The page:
Thursday, April 7, 2011

Culture, Literature, and Economic Theory

Don Boudreaux discusses the role of culture in understanding economics at The Pittsburgh Tribune. He points out that because culture is difficult to define, economists resist including it in their analyses and theories. Which of course raises the issue of what we're doing here. Surely the analysis of literature is, to a great extent, cultural criticism. One is of course discussing the cultures of the authors in question, how they perceived those cultures, including the economic situation of the time. But perhaps there is a broader task one could engage in, which is that of helping the economists integrate culture into their models, by helping them understand the nature of culture better. And what better people to do so than those who are trying to understand culture in part by using economics? The great thing about literature is that it captures much of what was going on in a culture at a given time -- at least, as interpreted by the writer(s) of the time. This is an excellent reason why economists ought to be reading literature. Again, is it not our job to help facilitate those readings?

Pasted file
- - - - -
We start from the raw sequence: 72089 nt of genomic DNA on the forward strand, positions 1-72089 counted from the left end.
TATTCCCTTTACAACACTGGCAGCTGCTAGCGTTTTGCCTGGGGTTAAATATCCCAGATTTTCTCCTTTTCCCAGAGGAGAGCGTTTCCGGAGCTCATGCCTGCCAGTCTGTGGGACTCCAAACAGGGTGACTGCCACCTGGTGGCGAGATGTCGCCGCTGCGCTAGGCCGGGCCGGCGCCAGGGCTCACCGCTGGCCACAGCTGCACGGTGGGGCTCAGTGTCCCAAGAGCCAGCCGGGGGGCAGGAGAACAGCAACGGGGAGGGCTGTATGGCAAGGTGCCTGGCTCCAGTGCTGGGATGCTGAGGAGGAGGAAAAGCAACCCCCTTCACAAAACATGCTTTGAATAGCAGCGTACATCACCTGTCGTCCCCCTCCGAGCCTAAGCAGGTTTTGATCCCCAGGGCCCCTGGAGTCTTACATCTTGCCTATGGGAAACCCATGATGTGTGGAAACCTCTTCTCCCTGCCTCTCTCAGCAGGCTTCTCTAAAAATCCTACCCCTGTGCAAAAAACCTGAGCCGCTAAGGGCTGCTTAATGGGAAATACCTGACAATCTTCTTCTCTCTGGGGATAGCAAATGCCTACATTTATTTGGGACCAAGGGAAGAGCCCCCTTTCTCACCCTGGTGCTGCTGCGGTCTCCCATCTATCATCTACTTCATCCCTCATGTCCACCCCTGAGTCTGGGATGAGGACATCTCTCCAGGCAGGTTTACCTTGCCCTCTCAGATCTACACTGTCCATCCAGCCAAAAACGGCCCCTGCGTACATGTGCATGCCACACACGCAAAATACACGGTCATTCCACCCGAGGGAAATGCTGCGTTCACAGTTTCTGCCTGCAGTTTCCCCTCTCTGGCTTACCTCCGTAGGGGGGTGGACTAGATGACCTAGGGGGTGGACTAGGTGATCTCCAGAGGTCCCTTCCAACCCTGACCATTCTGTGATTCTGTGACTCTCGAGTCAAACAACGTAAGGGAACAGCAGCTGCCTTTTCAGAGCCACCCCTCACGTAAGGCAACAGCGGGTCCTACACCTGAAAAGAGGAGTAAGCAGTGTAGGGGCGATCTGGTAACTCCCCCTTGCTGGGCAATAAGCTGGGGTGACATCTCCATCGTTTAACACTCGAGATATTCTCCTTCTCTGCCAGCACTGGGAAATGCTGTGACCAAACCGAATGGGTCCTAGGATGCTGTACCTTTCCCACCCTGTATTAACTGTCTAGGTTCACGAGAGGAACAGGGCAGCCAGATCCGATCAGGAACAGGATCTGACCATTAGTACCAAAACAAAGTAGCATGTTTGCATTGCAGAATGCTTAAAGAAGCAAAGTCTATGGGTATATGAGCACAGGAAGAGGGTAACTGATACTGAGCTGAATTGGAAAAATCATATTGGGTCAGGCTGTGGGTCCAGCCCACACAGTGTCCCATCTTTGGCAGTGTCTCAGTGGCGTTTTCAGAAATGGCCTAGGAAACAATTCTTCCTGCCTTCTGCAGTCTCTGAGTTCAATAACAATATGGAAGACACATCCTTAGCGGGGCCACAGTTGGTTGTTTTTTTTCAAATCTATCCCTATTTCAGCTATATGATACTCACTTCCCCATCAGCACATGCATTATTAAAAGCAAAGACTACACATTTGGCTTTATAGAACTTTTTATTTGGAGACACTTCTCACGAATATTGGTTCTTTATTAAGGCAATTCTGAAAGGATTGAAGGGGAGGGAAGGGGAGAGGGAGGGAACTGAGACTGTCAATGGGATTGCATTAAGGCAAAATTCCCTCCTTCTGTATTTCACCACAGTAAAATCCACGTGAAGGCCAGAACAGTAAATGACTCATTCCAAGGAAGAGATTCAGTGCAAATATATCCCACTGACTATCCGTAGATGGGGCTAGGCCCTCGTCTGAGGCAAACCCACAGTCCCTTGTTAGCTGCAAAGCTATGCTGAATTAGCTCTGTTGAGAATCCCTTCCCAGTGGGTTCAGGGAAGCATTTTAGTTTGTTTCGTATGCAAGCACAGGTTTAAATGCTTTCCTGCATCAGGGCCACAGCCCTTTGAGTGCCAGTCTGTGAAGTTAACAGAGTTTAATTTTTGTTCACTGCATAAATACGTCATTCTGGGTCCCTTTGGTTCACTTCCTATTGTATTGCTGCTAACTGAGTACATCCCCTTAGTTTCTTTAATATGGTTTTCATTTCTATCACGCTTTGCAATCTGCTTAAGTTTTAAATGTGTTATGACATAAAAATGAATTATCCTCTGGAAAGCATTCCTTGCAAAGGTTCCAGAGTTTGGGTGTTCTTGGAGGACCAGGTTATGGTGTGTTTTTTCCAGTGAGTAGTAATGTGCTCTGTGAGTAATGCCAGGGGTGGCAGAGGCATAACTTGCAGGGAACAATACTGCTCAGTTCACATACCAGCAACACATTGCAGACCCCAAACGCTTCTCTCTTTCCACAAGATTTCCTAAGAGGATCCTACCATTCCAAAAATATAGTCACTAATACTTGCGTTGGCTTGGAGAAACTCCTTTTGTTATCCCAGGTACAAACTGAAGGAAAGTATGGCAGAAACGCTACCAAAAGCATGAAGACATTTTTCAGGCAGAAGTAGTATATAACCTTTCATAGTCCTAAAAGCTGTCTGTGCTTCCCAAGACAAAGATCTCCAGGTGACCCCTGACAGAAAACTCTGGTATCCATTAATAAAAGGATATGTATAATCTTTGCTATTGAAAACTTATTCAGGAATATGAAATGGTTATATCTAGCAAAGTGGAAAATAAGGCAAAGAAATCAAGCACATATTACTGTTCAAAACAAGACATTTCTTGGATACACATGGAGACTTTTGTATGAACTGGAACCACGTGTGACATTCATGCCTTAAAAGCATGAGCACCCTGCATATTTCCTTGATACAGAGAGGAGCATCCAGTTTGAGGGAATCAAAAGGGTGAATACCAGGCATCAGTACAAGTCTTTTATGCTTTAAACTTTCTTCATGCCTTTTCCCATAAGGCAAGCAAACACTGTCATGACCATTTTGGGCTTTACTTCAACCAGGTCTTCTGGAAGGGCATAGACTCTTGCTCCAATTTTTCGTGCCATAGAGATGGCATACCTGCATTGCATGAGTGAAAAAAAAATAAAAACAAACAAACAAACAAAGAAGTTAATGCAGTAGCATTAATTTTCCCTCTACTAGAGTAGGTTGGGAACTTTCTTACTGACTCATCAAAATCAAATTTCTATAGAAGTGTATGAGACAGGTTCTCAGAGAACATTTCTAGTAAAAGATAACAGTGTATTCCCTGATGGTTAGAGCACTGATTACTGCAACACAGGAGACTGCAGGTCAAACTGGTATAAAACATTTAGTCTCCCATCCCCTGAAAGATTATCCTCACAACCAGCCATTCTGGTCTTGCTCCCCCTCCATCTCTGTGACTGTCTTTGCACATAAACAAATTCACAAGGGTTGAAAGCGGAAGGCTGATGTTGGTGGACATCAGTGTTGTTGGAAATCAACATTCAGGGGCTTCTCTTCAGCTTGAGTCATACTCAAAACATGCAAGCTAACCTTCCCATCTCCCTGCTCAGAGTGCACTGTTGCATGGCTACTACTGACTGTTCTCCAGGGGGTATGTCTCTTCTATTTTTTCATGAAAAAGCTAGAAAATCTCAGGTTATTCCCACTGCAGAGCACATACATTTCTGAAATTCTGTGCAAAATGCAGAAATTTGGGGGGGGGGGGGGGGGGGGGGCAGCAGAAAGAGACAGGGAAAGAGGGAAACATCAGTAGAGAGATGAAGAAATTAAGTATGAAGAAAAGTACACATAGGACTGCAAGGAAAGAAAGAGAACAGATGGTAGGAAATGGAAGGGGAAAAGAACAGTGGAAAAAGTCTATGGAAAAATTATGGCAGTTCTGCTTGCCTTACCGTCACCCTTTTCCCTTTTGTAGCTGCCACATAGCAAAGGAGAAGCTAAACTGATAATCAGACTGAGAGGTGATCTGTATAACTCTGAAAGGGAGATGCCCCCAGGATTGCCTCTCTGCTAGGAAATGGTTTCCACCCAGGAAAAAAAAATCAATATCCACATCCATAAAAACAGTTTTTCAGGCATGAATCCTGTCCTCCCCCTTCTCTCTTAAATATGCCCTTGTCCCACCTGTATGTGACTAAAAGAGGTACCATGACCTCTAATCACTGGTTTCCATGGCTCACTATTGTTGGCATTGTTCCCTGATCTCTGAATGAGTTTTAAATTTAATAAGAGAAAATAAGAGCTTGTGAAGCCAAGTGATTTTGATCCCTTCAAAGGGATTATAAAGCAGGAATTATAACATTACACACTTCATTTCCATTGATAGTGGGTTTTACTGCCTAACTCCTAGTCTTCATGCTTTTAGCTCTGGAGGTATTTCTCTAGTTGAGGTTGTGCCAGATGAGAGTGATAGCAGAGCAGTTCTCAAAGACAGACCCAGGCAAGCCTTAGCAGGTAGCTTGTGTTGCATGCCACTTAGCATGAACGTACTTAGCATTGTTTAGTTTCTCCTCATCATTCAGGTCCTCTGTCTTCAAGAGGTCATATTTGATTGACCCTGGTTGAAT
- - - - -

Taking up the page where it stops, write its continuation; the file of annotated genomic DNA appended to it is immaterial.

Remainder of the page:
1. I think you've importantly pointed out the importance of interdisciplinary approaches here. I think it is a big problem that most people do not approach their field with an interdisciplinary perspective, and that this kind of perspective could benefit people in every field. Especially in the humanities and social sciences, aren't we all looking at different manifestations of essentially the same question? If this is true, then it seems natural to me that we would all feed off of each other's research. I guess this could be seen as the merit of Austrian economics; it took a step back from its particular focus and took into account the fundamental question all the humanities are asking: How does culture and society emerge, function, and maintain itself?

  2. Indeed, Austrian economics is deeply interdisciplinary. And Hayek's spontaneous order theory in particular helps us to understand at a structural level a large number of social network processes. The key is to tease out the details, understanding first each social order on its own terms, then seeing how they interact with each other. It is a huge project, but it has to be done.